Mark Avery, the one-time owner of the air charter Security Aviation and a former city and state prosecutor, was brought to federal court in handcuffs and ankle chains Thursday to face new federal charges of siphoning $52 million from a wealthy widow's trust.
Avery, now 54, has been imprisoned since 2008, when he was sentenced to 8½ years for draining those millions from the trust and spending it on businesses, SUVs, homes, jewelry, a yacht and Cold War vintage Czech fighter jets.
But that case was thrown out last year in the aftermath of a 2010 decision by the U.S. Supreme Court. In a ruling in the case of former Enron Corp. chief executive Jeffrey Skilling, the Supreme Court said that the kind of wire fraud to which Avery pleaded guilty only applied in cases of bribery and kickbacks, not those involving more elaborate schemes of deception.
Avery wasn't accused of bribery. What he admitted doing was no longer a crime, according to an opinion issued in June by a three-judge panel of the 9th U.S. Circuit Court of Appeals.
A grand jury handed up an indictment Thursday accusing Avery of five counts of a different type of wire fraud and 10 counts of money laundering.
He's accused of stealing from the May and Stanley Smith Charitable Trust. He inherited his role as one of three well-paid trustees from his father. Stanley Smith, one of his father's clients, had made a fortune in mining and other businesses. The May Smith Trust was created by Stanley Smith to provide for his wife after he died, and the May and Stanley Smith Charitable Trust was created to give away some of their wealth.
The charges say Avery concocted a scheme to drain the May Smith Trust for his own security-rooted business ventures and luxury purchases. The money was gone in less than a year. May Wong Smith was suffering from dementia and couldn't care for herself at the time of her death in the Bahamas in 2006.
Avery had become intoxicated by a larger-than-life associate, Rob Kane, a defense consultant told a judge at Avery's 2008 sentencing. Kane was put on trial along with Avery's Security Aviation in 2006 over rocket launchers that the government contended were illegal, destructive devices. But a jury found Kane and the company not guilty.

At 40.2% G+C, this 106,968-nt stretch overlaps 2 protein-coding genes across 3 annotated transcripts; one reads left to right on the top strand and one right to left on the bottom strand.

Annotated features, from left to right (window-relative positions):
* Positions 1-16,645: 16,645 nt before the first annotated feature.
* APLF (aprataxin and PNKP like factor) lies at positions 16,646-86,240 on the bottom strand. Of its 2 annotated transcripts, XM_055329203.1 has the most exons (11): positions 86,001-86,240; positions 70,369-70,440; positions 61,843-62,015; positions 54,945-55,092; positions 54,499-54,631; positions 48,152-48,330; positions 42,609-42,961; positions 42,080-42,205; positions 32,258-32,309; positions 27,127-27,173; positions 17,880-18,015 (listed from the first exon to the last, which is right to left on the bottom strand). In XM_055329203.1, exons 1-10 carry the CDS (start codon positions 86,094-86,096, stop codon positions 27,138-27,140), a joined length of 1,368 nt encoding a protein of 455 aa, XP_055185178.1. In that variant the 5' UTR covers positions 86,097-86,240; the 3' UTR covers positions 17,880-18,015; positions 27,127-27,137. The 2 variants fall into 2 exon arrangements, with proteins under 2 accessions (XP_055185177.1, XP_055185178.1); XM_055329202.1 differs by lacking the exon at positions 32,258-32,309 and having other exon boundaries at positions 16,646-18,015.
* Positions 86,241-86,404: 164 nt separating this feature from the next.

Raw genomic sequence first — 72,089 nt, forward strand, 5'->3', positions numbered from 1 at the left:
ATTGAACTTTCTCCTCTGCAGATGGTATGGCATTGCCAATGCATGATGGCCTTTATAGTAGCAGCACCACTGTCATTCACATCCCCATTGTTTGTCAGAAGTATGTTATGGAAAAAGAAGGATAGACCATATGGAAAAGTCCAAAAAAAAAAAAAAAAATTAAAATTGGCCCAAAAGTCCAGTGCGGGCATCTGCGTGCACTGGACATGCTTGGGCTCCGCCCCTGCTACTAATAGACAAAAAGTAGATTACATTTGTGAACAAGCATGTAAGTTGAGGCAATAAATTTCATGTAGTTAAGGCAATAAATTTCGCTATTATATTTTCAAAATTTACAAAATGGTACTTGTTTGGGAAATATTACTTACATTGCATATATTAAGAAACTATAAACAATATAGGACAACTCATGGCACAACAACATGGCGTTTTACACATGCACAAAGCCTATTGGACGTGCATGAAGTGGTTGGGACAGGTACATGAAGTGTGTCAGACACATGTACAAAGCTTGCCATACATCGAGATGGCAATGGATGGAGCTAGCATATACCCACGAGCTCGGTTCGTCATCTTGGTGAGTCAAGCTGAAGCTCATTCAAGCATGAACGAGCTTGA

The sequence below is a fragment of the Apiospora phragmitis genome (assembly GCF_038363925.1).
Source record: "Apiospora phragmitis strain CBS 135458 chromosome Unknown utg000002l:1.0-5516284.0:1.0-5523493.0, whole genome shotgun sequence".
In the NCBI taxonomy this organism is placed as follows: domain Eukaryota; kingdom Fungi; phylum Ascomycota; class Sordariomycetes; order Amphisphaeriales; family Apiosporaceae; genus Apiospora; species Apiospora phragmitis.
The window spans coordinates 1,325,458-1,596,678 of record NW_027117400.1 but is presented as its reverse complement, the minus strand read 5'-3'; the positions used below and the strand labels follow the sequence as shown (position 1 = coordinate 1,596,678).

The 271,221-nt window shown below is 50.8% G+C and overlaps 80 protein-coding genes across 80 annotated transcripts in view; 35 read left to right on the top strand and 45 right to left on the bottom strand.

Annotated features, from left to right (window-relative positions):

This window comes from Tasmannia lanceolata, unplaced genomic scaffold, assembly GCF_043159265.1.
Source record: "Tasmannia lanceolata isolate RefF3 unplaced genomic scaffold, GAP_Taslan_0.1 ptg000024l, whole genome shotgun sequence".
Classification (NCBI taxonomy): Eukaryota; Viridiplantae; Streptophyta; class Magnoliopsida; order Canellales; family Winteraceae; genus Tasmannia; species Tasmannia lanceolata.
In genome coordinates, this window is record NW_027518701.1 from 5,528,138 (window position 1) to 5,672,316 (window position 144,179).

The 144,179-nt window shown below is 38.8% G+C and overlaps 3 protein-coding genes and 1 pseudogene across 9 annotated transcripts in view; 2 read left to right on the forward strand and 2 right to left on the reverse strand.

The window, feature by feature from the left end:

At the hearing Thursday, Avery, wearing a yellow jailhouse uniform, told Magistrate Judge John Roberts that he pleaded not guilty to all 15 charges.
Are they the same basic offenses as the first case? Roberts asked.
Yes, but the federal government must start anew to prove them, prosecutor Steve Skrocki said.
Skrocki said the government is working through more than 50 bankers boxes of records that it recently regained from the U.S. bankruptcy trustee. Both Avery and Security Aviation, the air charter business he acquired with money from the widow's trust, ended up in bankruptcy court.
The records are "disheveled," Mike Dieni, Avery's appointed defense lawyer, told the magistrate judge.
While the new case is prosecuted, Roberts agreed to allow Avery out of prison without having to post any cash bail, but under special conditions.
He can live in San Francisco under the watch of an older brother, Matthew Avery, Roberts ruled. Matthew Avery, who works as office manager for his wife's paper importing company there, participated in the bail hearing by phone and agreed to serve as Mark's third-party custodian. Matthew Avery has the means to pay for his brother to get to San Francisco, Dieni told the judge.
Avery will be under a 10 p.m. to 7 a.m. curfew. He'll be able to work. He's forbidden from any financial transactions -- opening a bank account, taking out a loan, getting a credit card -- without getting permission from a court officer. "His No. 1 goal is to try and get a job when he gets out," Dieni said.
Skrocki told Roberts that $3 million of the $52 million has never been accounted for.
Skrocki also insisted that Avery be barred from talking to potential witnesses and provided Roberts with a list of names.
Avery has been serving his sentence at the La Tuna federal prison, a low security facility and adjacent prison camp 12 miles north of El Paso.
Reach Lisa Demer at firstname.lastname@example.org or 257-4390.